• The first number of the existing course number was replaced with the new level number.
• A “0” was added to the end of the existing course number.
Using this methodology:
MATH 019 becomes MATH 1190
BCOR 103 becomes BCOR 2030
ARTH 282 becomes ARTH 3820
HP 303 becomes HP 6030
CHEM 487 becomes CHEM 7870.
Departments may change the last three positions of the new number as they see fit, as long as the change will not result in a new number reserved for standard courses.
Which numbers are reserved for standard courses?
As part of this project, all standard courses and Thesis/Dissertation Research will be given the following numbers. The HON subject code will be replaced with standard number 4996. Non-CAS honors courses will be coded for the appropriate level as x996. We will reserve all x99x numbers for standard courses. Please do not use x990-x999 for any other purpose.
Special Topics: X990 (levels 1-7)
Internship: X991 (levels 1-7)
Independent Study: X993 (levels 1-7)
Teaching Assistantship: X994 (levels 1-7)
Undergraduate Research: X995 (levels 1-4)
Graduate Independent Research: X995 (levels 5-7)
Thesis Research: 6391
Masters Project Research: 6392
Dissertation Research: 7491
What should I do if I do not want a course to be carried forward into the new numbering scheme?
If you do not want a course to be offered any more starting in Fall 2023, put END in the COMMENT column. This will tell the process that the course should be ended effective Fall 2023. Please do not remove the course from the spreadsheet.
What should I do if a course is missing from the spreadsheet?
If a course is missing, please contact the Registrar’s Office: email@example.com with Course Renumber Question in the subject line. Please do not attempt to add it to the spreadsheet.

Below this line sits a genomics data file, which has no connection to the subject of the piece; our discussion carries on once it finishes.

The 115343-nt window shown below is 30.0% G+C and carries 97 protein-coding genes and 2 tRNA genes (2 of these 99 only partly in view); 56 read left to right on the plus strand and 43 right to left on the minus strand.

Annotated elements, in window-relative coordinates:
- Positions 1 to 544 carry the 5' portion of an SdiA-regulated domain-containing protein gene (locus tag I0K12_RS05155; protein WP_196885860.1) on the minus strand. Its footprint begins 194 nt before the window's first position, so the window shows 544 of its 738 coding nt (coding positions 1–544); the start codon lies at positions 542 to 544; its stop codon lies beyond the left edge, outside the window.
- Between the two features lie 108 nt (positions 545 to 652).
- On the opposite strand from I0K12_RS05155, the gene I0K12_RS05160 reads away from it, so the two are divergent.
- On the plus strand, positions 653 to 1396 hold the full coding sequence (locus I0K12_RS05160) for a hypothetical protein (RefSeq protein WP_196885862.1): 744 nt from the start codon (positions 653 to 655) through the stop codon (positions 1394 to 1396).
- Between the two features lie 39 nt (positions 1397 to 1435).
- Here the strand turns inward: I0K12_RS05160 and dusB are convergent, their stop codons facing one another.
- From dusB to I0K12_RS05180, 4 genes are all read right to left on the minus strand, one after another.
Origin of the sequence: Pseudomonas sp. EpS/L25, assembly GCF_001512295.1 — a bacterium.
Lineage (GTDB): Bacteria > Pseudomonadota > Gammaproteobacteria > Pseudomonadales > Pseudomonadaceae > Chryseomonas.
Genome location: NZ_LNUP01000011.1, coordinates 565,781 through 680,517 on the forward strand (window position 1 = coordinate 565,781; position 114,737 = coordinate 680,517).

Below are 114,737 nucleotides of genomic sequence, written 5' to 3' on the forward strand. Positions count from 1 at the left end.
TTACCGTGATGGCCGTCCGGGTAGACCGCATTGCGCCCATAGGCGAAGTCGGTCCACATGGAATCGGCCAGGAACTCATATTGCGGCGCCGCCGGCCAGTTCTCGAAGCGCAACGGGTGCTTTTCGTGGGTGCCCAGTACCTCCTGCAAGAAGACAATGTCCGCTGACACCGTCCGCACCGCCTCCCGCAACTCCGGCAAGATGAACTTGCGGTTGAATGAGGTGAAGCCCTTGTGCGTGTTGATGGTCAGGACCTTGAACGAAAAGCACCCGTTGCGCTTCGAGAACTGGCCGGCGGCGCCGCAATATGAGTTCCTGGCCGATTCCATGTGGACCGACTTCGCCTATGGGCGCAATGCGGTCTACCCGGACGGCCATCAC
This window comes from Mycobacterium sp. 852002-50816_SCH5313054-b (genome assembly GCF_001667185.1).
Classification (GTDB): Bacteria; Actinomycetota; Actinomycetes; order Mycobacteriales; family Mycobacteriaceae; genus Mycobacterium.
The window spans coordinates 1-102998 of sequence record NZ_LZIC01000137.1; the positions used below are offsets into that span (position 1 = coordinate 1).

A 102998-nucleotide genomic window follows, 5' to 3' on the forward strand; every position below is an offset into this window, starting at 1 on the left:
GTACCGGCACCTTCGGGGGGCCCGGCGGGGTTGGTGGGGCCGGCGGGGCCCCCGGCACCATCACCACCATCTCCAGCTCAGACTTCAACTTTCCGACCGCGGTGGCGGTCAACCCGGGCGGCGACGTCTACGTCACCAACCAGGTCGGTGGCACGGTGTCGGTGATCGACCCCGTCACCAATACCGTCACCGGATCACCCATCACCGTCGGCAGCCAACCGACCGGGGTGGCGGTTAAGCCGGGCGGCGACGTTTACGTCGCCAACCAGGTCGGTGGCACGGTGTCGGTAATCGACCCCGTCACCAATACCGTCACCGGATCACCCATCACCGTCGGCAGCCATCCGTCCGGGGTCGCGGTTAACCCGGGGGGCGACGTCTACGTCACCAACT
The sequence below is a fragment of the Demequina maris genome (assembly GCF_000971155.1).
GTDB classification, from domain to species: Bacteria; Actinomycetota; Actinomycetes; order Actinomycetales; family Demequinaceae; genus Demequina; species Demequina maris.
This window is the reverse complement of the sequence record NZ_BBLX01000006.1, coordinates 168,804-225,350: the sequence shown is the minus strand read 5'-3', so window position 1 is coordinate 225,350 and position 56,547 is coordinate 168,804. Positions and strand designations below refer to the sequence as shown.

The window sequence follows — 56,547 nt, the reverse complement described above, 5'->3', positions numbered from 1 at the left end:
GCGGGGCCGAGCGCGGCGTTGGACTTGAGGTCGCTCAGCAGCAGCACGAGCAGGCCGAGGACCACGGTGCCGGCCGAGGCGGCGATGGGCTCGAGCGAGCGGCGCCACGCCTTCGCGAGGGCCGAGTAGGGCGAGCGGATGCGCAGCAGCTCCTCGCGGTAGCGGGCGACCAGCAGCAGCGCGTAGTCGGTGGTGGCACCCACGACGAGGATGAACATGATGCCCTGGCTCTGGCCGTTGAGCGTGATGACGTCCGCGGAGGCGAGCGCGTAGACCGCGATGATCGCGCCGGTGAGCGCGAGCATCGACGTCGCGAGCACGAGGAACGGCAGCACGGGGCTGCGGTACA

What do I do if I want to END a course and the New Course Number field is locked?
Please state this in the Comment field, with an explanation.
What do I do if a course is ENDed, the field is locked, and I don’t want it to be ENDed?
Please state this in the Comment field, with an explanation.
What do I do if the subject code is changing for Fall 22?
Spreadsheets were provided for the ‘current old’ subject code simply for planning purposes. If you wish, you can use them to plan for the new numbers you will want for the new subject code. You will receive a spreadsheet with the new subject code courses in early March after all the Fall 22 changes have been processed in CourseLeaf. All changes should be entered on the new subject code spreadsheet. Please return the ‘old’ subject code spreadsheet with a comment ‘this subject code is being retired’. You may return it immediately if you wish, or wait until you receive the new subject code spreadsheet in March.
What should I do if a course is being made Inactive due to the Course Not Offered Process?